Date of Award
CC BY-NC-ND 4.0
The purpose of the present study was an attempt to integrate a range of presenting difficulties found in the agoraphobia syndrome with the goal of identifying a set of factors which may predispose an individual to respond to stressors in an agoraphobic manner. It was hypothesized that a group of clinical subjects would differ from a nonclinical contrast group on selected variables. In particular, differences related to overall personality functioning, style of forming cognitive attributions related to somatic symptoms, and in patterns of coping with stressful situations were predicted. The clinical subjects consisted of 50 male and female agoraphobics who had been referred for treatment on an outpatient basis. Each subject completed a set of questionnaires related to personality characteristics, patterns of fears, beliefs regarding the consequences of anxiety, measures of symptom expression, and styles of coping. The contrast group consisted of 50 subjects sampled from an undergraduate population who were matched with the clinical subjects according to age, sex, and marital status distributions. They were given the same set of questionnaires as the clinical sample so that group differences could be assessed. The results suggested that a personality pattern consistent with passive withdrawal from stressors, diminished coping, the formation of dependent relationships, and a heightened fear of the effects of anxiety are associated with agoraphobia, and may act as factors predisposing an individual to become agoraphobic subsequent to an experience of high autonomic arousal.Dept. of Psychology. Paper copy at Leddy Library: Theses & Major Papers - Basement, West Bldg. / Call Number: Thesis1988 .F574. Source: Dissertation Abstracts International, Volume: 49-04, Section: B, page: 1385. Thesis (Ph.D.)--University of Windsor (Canada), 1988.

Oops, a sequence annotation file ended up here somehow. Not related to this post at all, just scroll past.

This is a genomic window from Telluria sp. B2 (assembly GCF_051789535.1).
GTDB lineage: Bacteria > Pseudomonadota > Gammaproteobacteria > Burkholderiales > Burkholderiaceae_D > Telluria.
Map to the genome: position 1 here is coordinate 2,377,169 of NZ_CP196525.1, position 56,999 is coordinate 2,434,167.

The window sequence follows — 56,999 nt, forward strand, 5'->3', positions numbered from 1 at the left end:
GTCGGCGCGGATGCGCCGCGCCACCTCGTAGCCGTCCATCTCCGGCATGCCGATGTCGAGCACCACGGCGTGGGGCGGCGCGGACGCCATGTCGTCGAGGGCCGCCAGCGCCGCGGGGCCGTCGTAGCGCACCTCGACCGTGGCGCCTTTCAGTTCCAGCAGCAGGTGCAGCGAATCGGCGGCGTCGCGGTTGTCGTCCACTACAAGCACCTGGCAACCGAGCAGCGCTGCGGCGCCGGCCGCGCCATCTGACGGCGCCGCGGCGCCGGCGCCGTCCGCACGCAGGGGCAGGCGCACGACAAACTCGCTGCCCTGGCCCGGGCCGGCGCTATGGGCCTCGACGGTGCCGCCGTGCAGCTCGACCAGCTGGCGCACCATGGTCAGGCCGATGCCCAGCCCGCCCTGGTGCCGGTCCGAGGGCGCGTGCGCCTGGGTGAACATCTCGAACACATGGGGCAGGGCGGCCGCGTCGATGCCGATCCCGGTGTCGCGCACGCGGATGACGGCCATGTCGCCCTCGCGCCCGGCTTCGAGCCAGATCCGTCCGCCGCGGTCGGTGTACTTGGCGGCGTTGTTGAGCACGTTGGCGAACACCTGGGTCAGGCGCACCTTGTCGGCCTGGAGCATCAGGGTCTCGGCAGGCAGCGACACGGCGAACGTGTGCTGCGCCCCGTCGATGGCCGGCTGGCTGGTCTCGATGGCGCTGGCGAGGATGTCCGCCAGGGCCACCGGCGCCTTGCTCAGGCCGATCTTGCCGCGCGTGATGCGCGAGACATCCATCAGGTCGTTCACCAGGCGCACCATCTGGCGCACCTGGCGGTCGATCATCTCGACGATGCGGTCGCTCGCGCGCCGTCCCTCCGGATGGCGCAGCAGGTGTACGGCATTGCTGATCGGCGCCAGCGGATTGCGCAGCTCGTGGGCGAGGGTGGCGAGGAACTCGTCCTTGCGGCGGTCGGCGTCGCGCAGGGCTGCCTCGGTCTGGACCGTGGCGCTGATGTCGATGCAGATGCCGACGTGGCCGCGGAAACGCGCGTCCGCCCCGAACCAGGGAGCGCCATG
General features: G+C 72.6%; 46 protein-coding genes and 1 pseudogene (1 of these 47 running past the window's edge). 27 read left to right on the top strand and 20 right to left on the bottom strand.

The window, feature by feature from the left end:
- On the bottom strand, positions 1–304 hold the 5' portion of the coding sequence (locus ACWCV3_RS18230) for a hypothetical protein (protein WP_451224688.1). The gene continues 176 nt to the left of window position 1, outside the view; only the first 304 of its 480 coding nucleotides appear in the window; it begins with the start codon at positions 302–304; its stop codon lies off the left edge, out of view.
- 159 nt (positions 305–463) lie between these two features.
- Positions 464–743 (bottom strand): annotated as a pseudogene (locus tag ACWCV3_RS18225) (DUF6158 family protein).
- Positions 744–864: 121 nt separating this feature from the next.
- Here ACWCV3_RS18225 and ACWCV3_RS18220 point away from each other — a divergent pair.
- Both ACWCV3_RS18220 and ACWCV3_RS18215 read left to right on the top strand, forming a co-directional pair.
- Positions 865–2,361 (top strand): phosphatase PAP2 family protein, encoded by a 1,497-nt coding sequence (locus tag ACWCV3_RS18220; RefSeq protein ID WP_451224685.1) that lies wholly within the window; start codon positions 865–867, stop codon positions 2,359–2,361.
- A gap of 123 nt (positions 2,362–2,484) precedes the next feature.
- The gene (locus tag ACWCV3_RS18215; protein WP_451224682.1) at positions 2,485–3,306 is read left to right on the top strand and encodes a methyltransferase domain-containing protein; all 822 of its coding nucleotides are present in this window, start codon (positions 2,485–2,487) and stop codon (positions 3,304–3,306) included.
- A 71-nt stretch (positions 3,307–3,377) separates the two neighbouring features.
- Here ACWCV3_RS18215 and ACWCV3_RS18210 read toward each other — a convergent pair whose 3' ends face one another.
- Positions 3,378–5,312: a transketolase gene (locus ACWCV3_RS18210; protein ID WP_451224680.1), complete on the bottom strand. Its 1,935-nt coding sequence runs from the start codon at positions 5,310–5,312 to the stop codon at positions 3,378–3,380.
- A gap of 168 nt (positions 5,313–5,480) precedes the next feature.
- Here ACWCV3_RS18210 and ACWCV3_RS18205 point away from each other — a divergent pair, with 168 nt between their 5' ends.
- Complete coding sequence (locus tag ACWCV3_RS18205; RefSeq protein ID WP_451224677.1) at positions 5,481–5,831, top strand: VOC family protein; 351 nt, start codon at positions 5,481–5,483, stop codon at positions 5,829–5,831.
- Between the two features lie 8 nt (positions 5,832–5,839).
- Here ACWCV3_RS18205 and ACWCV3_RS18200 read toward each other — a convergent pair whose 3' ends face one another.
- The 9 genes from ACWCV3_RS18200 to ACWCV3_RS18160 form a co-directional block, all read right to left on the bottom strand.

Fisher, Garry W., "An investigation of the personality, symptomatic, cognitive processing, and coping factors associated with the agoraphobia syndrome." (1988). Electronic Theses and Dissertations. 1135.